In the first two years of his presidency, Harrison presided over a very active legislative agenda, skillfully negotiating through Congress passage of the Sherman Antitrust Act, The McKinley Tariff Act, and The Sherman Silver Purchase Act, all hot button issues of his day. These ambitious pieces of legislation were in a manner a harbinger of Teddy Roosevelt's activist domestic agenda to come. But Harrison never seemed to be able to get much off the ground in the last two years of his presidency after he lost his Republican majority in the House.
It may seem ironic by today's standards that it was the Democrats who were rallying against an activist agenda. In the first half of Harrison's administration, the Republican Congress was the first to present a $1 billion-dollar federal budget, earning it the moniker The Billion Dollar Congress.
Harrison's downfall came in part at the hands of his own party. He was somewhat of a cold fish, at least in political circles, and seemed frequently overshadowed by bigger than life personalities that surrounded him, most notably, his own charismatic Secretary of State James Blaine. Calhoun provides good insight into this complicated relationship.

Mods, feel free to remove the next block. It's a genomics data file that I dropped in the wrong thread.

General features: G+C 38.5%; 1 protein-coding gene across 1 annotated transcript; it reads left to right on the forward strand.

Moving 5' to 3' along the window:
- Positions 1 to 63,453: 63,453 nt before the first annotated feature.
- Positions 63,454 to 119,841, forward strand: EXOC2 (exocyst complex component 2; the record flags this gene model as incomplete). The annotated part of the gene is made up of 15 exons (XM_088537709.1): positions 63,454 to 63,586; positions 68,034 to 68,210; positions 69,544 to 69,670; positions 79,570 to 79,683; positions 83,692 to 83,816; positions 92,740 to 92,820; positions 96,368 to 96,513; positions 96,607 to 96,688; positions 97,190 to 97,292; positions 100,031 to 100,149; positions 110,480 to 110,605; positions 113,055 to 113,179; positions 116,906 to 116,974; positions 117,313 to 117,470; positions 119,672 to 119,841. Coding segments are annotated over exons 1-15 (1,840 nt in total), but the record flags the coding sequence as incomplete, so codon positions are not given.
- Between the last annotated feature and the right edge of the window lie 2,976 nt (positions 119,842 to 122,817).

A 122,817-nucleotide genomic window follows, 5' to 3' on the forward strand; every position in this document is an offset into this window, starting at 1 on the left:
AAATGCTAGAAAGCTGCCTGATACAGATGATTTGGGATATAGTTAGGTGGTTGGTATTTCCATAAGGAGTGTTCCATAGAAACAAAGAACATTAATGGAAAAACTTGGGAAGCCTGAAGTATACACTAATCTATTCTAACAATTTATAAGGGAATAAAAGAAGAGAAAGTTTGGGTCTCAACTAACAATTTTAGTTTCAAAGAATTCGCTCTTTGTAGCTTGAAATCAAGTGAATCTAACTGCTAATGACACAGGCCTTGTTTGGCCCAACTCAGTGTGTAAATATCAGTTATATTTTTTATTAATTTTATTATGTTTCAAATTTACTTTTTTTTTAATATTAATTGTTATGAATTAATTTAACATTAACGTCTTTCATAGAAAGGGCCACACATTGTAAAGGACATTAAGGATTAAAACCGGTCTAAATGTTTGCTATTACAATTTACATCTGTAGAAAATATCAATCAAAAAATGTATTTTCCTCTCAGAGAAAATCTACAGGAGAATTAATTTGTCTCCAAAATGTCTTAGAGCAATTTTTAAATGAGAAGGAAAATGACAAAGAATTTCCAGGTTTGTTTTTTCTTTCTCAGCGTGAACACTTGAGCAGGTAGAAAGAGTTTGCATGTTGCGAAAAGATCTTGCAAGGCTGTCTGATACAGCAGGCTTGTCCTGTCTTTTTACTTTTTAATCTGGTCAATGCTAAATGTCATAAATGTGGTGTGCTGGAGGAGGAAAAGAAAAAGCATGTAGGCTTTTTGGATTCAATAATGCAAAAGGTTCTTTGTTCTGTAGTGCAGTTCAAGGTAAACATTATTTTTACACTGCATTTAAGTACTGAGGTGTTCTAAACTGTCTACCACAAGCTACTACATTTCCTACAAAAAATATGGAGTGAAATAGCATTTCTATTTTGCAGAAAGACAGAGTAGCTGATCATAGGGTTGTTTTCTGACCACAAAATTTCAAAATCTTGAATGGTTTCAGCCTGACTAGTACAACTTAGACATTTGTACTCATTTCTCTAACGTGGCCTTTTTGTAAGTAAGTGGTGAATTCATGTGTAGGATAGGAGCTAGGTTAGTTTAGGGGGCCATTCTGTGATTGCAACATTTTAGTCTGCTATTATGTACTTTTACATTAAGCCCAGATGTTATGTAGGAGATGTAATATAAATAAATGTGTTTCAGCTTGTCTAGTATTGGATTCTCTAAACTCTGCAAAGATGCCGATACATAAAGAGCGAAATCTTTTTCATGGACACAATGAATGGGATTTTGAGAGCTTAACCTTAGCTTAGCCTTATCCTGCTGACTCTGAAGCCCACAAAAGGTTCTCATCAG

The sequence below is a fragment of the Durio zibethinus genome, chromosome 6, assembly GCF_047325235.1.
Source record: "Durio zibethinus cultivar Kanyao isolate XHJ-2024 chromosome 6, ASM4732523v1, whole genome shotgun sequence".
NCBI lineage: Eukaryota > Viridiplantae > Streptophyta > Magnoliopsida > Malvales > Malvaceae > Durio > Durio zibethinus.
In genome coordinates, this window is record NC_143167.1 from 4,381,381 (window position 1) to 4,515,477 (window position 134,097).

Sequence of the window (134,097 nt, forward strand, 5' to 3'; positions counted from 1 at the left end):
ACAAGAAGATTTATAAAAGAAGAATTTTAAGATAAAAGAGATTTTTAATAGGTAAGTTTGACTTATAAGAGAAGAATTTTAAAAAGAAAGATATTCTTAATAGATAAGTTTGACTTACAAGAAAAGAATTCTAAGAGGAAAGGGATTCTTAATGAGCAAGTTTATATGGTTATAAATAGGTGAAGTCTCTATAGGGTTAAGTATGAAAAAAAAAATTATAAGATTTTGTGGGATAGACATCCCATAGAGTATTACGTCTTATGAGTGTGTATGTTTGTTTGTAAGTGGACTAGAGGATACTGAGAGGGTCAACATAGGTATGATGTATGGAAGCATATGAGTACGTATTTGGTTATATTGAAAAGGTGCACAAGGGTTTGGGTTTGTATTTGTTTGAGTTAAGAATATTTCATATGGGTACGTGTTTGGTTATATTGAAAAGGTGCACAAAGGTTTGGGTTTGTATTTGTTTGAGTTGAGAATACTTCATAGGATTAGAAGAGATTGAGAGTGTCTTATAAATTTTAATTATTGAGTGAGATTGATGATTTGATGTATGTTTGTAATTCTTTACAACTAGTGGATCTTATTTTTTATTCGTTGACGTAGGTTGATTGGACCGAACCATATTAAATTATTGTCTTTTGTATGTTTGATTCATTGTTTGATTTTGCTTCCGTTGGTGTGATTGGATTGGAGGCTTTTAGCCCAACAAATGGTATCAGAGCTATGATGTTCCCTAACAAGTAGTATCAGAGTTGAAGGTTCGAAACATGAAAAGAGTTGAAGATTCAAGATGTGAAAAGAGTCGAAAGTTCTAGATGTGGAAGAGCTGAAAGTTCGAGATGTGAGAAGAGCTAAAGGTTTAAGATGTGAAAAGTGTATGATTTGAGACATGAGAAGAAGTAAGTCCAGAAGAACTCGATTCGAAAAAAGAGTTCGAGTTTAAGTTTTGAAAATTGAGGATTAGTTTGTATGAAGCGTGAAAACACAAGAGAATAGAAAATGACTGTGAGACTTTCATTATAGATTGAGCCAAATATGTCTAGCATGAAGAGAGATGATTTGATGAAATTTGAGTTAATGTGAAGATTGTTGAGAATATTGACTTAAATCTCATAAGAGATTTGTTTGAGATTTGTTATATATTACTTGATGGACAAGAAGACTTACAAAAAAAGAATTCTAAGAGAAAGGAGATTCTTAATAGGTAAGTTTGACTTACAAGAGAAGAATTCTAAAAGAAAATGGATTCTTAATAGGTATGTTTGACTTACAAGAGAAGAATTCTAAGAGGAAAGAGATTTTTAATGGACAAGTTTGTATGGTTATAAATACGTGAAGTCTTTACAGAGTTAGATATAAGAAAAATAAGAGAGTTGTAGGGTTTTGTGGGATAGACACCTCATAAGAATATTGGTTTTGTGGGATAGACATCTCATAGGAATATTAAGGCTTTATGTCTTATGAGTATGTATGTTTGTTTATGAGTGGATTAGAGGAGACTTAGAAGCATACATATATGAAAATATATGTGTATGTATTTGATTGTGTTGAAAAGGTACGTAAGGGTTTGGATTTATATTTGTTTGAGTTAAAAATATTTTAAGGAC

Calhoun also does an admirable job detailing the legislative battles surrounding the issue of the gold standard and whether America should embrace a bi-metallism standard with silver. Deflationary pressure on the economy had dropped prices to the point where the agricultural and industrial sectors were both suffering from increasing layoffs and labor unrest. Many Republicans in the West with entrepreneurial interests in silver mining had much to gain by moving to a bi-metal standard, making them strange bedfellows with Democrats who advocated for an inflationary policy to raise prices and ultimately wages.
On civil rights, Harrison was well intended, although he did not accomplish much. He supported legislation that would have granted federal funding to schools regardless of the race of its students. He also endorsed a proposed constitutional amendment to overturn the Supreme Court ruling in the Civil Rights Cases that in 1883 had struck down much of the Civil Rights Act of 1875 as unconstitutional. The time had not come for such progressive measures to meet with congressional approval.